Civic activists in Armenia campaigning against electricity price hikes have accused the police of “unlawfully” hindering their plans to conduct a sit-in in a central Yerevan square.
Since Monday hundreds of police officers have been deployed in the Armenian capital’s main Republic Square to prevent any attempt by Rise Armenia activists to move towards the central spot of the venue where the main government offices are located.
Among the demands of the movement is that the authorities reverse their decision to raise electricity prices, which is due to come into effect on August 1.
They also want the government to clearly indicate the source of paying for the temporary subsidy on the rate hikes that President Serzh Sarkisian agreed to put in place following large-scale street protests a month ago.
Rise Armenia and other activists believe it will still be taxpayer money despite assurances from government officials that they are going to use “extra-budgetary” funds for the purpose.
Unable to hold the sit-down protest, several dozen activists have been engaged in other types of “civil disobedience” actions. In particular, during the past two days they have been dividing into groups and walking back and forth on pedestrian crossings in an attempt to affect traffic. Since pedestrians have priority over vehicles at crosswalks formally activists do not break any traffic rule. Yet, police officers have had to step in from time to time to push the activists aside and clear the way for traffic.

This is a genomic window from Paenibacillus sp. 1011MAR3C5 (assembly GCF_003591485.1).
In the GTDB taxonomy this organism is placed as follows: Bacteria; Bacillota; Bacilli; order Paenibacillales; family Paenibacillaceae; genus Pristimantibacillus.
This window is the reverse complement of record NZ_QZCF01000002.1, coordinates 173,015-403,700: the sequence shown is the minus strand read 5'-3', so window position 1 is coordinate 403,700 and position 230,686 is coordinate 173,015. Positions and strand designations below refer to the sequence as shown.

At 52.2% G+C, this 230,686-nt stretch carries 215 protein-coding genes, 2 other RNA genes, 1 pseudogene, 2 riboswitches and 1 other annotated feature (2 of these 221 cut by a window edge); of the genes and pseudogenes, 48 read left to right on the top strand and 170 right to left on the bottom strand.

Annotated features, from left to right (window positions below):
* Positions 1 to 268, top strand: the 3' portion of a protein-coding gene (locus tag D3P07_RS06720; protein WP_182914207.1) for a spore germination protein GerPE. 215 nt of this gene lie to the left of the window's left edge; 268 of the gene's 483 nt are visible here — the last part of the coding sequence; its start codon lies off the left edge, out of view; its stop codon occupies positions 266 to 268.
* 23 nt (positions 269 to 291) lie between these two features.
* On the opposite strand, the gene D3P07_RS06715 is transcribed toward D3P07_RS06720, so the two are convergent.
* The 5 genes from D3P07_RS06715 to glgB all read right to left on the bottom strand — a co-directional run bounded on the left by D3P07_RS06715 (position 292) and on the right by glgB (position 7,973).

Rise Armenia leaders have blamed the police themselves for the troubles they are having now. They say law-enforcement officials had better let them proceed with their campaign in an organized manner in the middle of the square, because otherwise they will still be kept busy by protesters elsewhere near the square.
“The police are taking unlawful steps, their bosses are giving unlawful orders to try to make us obey. Besides, they pinch and kick us, they push us and tear our clothes. The longer it goes the more this situation is getting on their nerves,” David Sanasarian, one of the leaders of the movement, tells RFE/RL’s Armenian Service (Azatutyun.am).
Sanasarian, who is also an opposition member of the Yerevan City Council, says he is bewildered over the approach of the police that are deploying a considerable force against just a handful of protesters.
“We are showing the real picture and the real picture is that the police can use such great resources and get nothing instead.On the contrary, we keep them busy by making them follow us everywhere, but we want them to understand that we are here for a purpose and will not comply with their illegal demands,” the young activist says.
Besides demanding a reconsideration of the tariff hike, Rise Armenia members and other activists that have been engaged in what have popularly been known as Electric Yerevan protests want police officers responsible for the breakup of their June 23 protest to be removed from the system and prosecuted. They say they are not satisfied with the recent decisions to demote and “reprimand” several police officers in connection with the crackdown condemned by leading human rights groups.